When YouTube was founded in 2005, no one could have foreseen that the video sharing platform would become an entrepreneurial hot-spot. Professional YouTube creatives generate a product, work with key strategic partners to achieve business goals, develop healthy revenue streams, and engage with their customers to better direct their products and brand. Sounds a lot like running a business, doesn’t it? A professional YouTuber is now, well, a thing. Not only a thing, but a legitimate commercial venture for hard-working creators.
Tyler Anderson ’19 is one such creator. His YouTube channel, TylersReelFishing, has more than 112,000 subscribers, and he’s uploaded more than 800 videos that have garnered 15 million total views. Did I mention he’s done all of this in just five years?
The Mays MS Business program gives students who completed an undergraduate degree in a non-business field an opportunity to develop the necessary skills to be successful in the business world. For Bailey Glenewinkel and Ryan Wendt, it has been a game-changing opportunity.
What started as a group project in the MS Business program is now a career for Bailey Glenewinkel. Bailey, a competitive shotgun shooter armed with an undergraduate degree in Agriculture Business, had a yearning to pursue entrepreneurship. While searching for ways to create her own business, a class within the MS Business program gave her the opportunity she was looking for. In the Integrated Business Experience course (IBE), students create a business and organize a service entity that will enable them “to learn business by doing business.” The business that Glenewinkel and her team created, SKNZ Studios, has become her full-time job.
Ryan Wendt was also a part of the first MS Business class in 2017. Before he was admitted into the program, Wendt completed his undergraduate degree in genetics, but was looking to obtain core business knowledge and skills. After completing the MS Business program, Wendt went to work for Keyence and has found success in his role – and was recently named “Employee of the Month” for June 2018.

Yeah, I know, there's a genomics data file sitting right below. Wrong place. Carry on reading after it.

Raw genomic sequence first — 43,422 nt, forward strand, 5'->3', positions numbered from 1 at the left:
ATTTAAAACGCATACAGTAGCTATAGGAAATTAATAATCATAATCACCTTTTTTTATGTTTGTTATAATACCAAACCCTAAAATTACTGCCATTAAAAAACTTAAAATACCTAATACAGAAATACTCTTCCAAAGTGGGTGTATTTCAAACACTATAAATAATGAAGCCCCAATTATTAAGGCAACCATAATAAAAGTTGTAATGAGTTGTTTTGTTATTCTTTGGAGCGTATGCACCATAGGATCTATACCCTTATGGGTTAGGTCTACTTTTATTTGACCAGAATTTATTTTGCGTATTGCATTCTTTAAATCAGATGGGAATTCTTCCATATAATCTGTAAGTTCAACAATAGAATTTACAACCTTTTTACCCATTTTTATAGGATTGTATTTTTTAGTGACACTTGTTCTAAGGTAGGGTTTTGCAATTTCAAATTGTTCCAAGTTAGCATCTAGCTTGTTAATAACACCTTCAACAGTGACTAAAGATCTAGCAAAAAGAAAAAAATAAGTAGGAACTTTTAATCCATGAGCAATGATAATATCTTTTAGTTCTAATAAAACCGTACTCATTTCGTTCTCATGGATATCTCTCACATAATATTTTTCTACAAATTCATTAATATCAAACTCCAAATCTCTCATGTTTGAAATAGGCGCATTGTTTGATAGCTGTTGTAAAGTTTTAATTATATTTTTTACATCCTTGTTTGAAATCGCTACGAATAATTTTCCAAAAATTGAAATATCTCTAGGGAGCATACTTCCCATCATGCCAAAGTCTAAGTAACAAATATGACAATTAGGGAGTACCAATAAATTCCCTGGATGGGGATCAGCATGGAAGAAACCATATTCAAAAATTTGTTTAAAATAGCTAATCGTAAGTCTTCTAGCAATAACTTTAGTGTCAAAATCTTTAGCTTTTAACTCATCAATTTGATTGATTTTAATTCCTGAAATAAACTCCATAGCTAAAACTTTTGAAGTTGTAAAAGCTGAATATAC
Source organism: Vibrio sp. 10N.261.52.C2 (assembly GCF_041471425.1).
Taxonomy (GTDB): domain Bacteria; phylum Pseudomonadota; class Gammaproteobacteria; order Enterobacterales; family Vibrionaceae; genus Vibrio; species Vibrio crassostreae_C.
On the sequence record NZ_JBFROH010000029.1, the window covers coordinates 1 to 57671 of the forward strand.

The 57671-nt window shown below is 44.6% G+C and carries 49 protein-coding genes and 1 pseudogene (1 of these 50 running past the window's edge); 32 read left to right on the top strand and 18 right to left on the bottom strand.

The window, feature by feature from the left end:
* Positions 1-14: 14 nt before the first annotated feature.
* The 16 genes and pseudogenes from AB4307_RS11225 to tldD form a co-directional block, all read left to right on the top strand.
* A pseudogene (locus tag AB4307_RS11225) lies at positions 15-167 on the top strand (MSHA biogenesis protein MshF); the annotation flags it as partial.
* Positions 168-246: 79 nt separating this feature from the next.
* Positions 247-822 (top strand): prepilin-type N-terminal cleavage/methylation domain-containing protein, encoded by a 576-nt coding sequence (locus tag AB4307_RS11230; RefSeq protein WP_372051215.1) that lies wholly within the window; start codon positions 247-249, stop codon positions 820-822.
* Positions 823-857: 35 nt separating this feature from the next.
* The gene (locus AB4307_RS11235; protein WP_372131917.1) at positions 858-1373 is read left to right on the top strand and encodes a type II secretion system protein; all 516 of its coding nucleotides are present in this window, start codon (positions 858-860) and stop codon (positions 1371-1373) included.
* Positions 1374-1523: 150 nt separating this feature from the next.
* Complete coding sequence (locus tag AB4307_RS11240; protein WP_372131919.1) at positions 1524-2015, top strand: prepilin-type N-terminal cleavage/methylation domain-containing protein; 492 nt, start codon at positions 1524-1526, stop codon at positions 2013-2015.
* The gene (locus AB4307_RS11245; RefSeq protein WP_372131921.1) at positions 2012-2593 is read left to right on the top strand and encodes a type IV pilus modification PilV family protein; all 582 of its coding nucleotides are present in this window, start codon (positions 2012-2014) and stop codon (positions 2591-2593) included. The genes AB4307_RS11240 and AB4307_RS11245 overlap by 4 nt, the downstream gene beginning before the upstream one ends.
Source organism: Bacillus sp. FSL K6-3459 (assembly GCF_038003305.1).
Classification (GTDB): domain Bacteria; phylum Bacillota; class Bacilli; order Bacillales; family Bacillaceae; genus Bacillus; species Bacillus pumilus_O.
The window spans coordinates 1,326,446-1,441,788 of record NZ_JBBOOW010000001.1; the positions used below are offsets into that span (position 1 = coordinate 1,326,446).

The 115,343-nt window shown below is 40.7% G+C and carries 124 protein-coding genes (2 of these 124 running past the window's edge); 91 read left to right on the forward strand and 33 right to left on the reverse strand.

Mays Business School offers this 36-credit hour program as a single-cohort, action-based, purposely-designed curriculum intended to help students develop core business acumen, cultivate leadership skills, and dynamically enhance professional marketability in an increasingly competitive job market. The MS Business program is 11 months long and is designed for students with less than 12 months of work experience after completing their undergraduate degree. Students coming directly from their undergraduate degree programs can earn their bachelor’s and master’s degrees in five years.
Note: The MS Business application process will start on Sept. 4.
If you entered the Grand Stafford Theater on the evening of August 13, you would have been surrounded by some of the biggest proponents of entrepreneurship in Bryan/College Station. Business owners, Texas A&M University faculty, and members of local agencies such as the Brazos Valley Economic Development Corporation came together around one common interest: Startup Aggieland.
The McFerrin Center for Entrepreneurship hosted the Startup Aggieland Reveal Party after hinting that those in attendance would have a chance to “meet the new Startup Aggieland.” Attendees were treated to canapés provided by Chef Tai Lee and enjoyed the industrial-chic atmosphere of the historic downtown Bryan concert venue. Conversations drifted among clusters of attendees, each of them buzzing about what exciting new plans the McFerrin Center had in store for Startup Aggieland. …Read more
The ventures at this year’s Entrepreneurship Bootcamp for Disabled Veterans (EBV), hosted by Mays Business School’s McFerrin Center for Entrepreneurship, ranged from network solutions for small businesses to artisan products to novel applications of artificial intelligence. The 21 veterans in this year’s class came from across the United States and represented nearly every branch of the military.
Since 2008, the McFerrin Center has hosted the intensive training program developed to help disabled veterans develop the competencies and skills necessary to create and sustain an entrepreneurial or small business venture. …Read more
The McFerrin Center for Entrepreneurship welcomed 22 veterans to Aggieland for the 11th annual Reynolds and Reynolds Entrepreneurship Bootcamp for Veterans (EBV) on the evening of Saturday, July 14.
EBV at Texas A&M University is an exceptional initiative that leverages the resources and infrastructure of higher education to provide entrepreneurial skills and small business management training to post-9/11 veterans with service-connected disabilities. Part of a nationwide consortia of nine universities offering EBV to disabled veteran entrepreneurs, the overall goal of Texas A&M’s program is to open the door to economic opportunity for our veterans and their families by developing their competencies in creating and sustaining a commercial venture.
The opening ceremonies were held at the Association of Former Students with a welcome address made by Kathryn Greenwade ’88 of the Association of Former Students and opening remarks made by David Shimek ’86 of the program’s underwriter, The Reynolds and Reynolds Company.
Honoring the past, encouraging the future